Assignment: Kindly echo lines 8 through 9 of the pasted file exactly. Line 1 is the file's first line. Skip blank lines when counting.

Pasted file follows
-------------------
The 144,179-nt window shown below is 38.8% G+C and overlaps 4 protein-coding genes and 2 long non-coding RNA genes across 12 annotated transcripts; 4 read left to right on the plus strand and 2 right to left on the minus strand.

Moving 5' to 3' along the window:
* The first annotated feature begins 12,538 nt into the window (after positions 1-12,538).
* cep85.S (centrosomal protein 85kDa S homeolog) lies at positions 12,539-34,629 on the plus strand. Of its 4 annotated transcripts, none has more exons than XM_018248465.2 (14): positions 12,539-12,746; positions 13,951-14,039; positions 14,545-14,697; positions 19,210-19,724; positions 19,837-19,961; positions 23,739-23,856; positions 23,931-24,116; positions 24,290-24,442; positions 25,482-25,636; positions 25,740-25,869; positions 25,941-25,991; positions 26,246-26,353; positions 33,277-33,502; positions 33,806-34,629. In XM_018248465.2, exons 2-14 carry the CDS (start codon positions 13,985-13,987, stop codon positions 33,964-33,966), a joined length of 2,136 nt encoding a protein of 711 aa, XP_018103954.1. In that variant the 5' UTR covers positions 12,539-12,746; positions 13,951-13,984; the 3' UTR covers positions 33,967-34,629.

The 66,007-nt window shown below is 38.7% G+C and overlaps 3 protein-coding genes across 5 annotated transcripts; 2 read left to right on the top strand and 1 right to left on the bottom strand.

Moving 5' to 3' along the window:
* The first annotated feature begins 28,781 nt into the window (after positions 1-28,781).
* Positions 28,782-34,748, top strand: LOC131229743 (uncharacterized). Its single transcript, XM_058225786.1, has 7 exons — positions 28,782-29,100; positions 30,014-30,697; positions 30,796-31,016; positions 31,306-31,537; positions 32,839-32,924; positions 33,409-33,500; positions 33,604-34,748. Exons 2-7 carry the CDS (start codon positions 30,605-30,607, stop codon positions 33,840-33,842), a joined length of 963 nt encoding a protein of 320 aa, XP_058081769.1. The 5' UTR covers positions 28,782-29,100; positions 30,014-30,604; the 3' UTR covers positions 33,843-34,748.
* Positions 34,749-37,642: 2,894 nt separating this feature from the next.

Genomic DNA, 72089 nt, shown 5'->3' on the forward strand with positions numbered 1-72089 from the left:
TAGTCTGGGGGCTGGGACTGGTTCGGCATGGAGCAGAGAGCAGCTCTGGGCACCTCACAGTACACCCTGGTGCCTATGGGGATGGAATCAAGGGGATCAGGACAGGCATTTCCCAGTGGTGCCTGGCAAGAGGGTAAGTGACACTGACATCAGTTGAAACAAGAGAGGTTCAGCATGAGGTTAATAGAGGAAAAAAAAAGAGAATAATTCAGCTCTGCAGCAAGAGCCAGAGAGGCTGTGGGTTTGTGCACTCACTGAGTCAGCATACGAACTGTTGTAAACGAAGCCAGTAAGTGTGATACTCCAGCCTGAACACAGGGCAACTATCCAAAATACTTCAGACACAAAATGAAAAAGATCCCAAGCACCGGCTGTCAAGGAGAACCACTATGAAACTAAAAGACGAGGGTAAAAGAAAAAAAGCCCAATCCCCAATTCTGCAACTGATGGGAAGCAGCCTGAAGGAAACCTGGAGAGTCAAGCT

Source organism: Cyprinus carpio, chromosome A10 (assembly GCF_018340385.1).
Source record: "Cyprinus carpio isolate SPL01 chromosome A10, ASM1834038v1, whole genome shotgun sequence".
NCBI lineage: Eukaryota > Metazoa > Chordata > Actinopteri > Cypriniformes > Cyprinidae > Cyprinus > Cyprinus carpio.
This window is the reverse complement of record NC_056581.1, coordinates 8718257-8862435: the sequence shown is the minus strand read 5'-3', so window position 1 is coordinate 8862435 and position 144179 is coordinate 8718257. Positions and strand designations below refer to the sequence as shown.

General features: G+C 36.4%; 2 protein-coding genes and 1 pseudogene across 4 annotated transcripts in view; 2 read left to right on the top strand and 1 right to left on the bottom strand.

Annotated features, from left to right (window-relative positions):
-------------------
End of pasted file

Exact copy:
* Positions 28,782-34,748, top strand: LOC131229743 (uncharacterized). Its single transcript, XM_058225786.1, has 7 exons — positions 28,782-29,100; positions 30,014-30,697; positions 30,796-31,016; positions 31,306-31,537; positions 32,839-32,924; positions 33,409-33,500; positions 33,604-34,748. Exons 2-7 carry the CDS (start codon positions 30,605-30,607, stop codon positions 33,840-33,842), a joined length of 963 nt encoding a protein of 320 aa, XP_058081769.1. The 5' UTR covers positions 28,782-29,100; positions 30,014-30,604; the 3' UTR covers positions 33,843-34,748.
* Positions 34,749-37,642: 2,894 nt separating this feature from the next.